3. Questioning the Benefits of Modernization. There is no question that some things modern are indispensably and indisputably incredible; I would never want to take back the advances achieved by modern medicines like penicillin. However, as most of us know, even modern medicine is certainly a double-edged sword: my mind automatically switches from penicillin to the more modern issues of toxic over-medicating and poisonous elective 'injectables'. This book discreetly highlights some of the counter-productivity associated with modernization. One of the most clear examples is the reality that, in nearly every single study done, the price of running shoes is positively correlated with the frequency and extremity of injury. Christopher McDougall points out that many experts would even go so far as to suggest that running barefoot, as the Tarahumara do, is far better for our bodies than running in a pair of Nike Shox!! As I pointed out in #2, the Tarahumara Indians experience nearly non-existent levels of modern disease, which most likely has something to do with any or all of the following variables: they do not ingest any of our 'modern' sugars and processed carbohydrates, they exercise outdoor regularly and extensively, and they have an extremely peaceful culture, free of many of the stressors associated with modern society (9 to 5 workdays, excessive use & consumption of technology etc). These are just a couple reasons, amongst many, why this book made me question the benefits of modernization.

So, basically I could go on and on about Born to Run and the things it made me think about, but I really suggest that you go out and buy it or stay home and download it, and start reading today.

Wednesday, February 16, 2011

ECONOMICS vs. BUSINESS, Paul Krugman breaks it down

On my flight from JFK to LAX, I just read "A Country is Not a Company" by Paul Krugman.

My reason for this posting is two-pronged:

1. I figure if I begin my blog with an exceedingly boring post, my next post can only be more exciting.

2. An understanding of Economics does not come as naturally to me as an understanding of Business & Finance. My mind is more practically-wired so theory often evades me. The perfectionist that I am, I like to improve where I am lacking. Maybe you can relate?!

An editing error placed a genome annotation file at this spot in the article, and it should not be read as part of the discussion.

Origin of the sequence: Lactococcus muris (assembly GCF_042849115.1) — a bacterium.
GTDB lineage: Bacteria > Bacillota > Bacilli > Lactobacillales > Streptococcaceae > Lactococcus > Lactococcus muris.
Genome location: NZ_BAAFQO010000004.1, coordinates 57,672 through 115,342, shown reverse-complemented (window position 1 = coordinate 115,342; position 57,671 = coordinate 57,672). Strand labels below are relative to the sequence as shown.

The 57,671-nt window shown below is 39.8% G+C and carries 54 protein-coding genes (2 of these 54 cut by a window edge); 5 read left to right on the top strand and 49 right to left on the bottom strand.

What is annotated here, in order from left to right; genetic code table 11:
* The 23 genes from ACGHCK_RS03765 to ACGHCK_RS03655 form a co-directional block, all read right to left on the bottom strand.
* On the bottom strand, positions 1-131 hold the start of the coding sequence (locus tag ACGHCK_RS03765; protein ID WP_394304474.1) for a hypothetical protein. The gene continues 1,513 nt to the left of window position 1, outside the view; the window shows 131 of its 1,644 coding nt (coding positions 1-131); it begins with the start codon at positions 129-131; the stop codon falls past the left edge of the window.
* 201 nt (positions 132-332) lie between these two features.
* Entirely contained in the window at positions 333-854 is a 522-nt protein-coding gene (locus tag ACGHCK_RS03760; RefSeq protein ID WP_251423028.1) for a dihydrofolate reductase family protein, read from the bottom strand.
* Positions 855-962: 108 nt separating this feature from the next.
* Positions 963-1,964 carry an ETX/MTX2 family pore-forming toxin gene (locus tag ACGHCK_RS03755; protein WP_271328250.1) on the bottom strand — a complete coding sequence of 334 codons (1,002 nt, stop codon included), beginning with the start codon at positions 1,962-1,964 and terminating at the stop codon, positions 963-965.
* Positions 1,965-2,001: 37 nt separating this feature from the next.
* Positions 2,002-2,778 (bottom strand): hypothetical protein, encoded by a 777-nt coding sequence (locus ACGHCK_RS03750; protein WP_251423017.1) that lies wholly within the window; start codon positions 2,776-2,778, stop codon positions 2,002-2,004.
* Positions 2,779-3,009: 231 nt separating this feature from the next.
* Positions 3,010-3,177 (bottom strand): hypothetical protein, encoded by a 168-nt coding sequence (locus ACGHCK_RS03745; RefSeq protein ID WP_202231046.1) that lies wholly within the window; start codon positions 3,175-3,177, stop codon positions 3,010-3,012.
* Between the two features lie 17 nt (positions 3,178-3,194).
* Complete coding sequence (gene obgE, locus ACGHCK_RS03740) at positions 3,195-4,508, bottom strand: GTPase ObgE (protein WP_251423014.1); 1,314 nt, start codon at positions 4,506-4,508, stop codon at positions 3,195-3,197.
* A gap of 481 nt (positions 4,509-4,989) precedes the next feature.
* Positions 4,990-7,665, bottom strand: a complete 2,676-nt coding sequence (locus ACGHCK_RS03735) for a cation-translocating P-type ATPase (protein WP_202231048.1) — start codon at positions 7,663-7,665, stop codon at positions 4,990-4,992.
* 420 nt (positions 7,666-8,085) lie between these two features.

Anyway, here is what I learned, and I will try and attach my complete outline, if, in fact, there is a place to attach a document here:

1. Contrary to the belief of many businesspeople, The U.S. Economy's success in creating jobs has essentially nothing to do with its ability to increase exports or cut back imports. I found it particularly interesting that the real factor that limits the overall number of jobs available is the Fed's belief that, if it were to create too many jobs, the result would be unmanageable inflation. The permissive factor does not have to do with the U.S. economy's ability to generate sufficient demand.

2. Again contrary to the belief of many businesspeople, a country that attracts large capital inflows (say, they become the 'hot' new hub for manufacturing in a particular industry and attract billions of dollars from multinationals) will necessarily run a trade deficit! This is basically because they will import some parts of their manufacturing equipment so their important demand will increase, and, at the same time, the investment inflow with either drive up the currency's value (in the case of a floating exchange rate) or the result may be inflation (in the case of a fixed exchange rate); their domestically-produced goods will then be priced out of the export markets, while the purchasing power of their currency will be greater, so import demand will further increase and the result will be a trade deficit.

3. Business strategy and economic analysis are profoundly and fundamentally different, and must be approached and understood as such. A business leader cannot just 'jump' into being an economic manager without some serious schooling: the vocabulary and concepts are different, business accounting is different from national income accounting (measure different things and use different concepts); personnel management and labor law are not the same; corporate financial control and monetary policy are very divergent as well. Furthermore, businesses are open systems that typically experience positive feedback; the U.S. Economy is a closed system that typically experiences negative feedback. "In spite of growing world trade, 70% of U.S. employment and value-added is in industries, such as retail trade, that neither export nor face import competition. In those industries, one U.S. company can increase its market share only at the expense of another, and, furthermore, no matter how well-managed they are, all of the businesses in the same industry would not be able to increase market share exponentially simultaneously. Businesses, on the other hand, can increase share in all of their markets simultaneously if managed well enough to do so, and, if one part of a business is doing well, the feedback to the other parts of the business, or to the business overall, is usually very positive.
Basically, from a management perspective, when someone is running a business, he or she can bake more pies; when someone is running a country, he or she is dealing with many pieces of the same pie.

Who is Paul Krugman and why is there a good chance his words on this topic are valuable?

Paul Krugman is the professor of economics and international affairs at Princeton University. He was awarded the Nobel Prize for Economics in 2008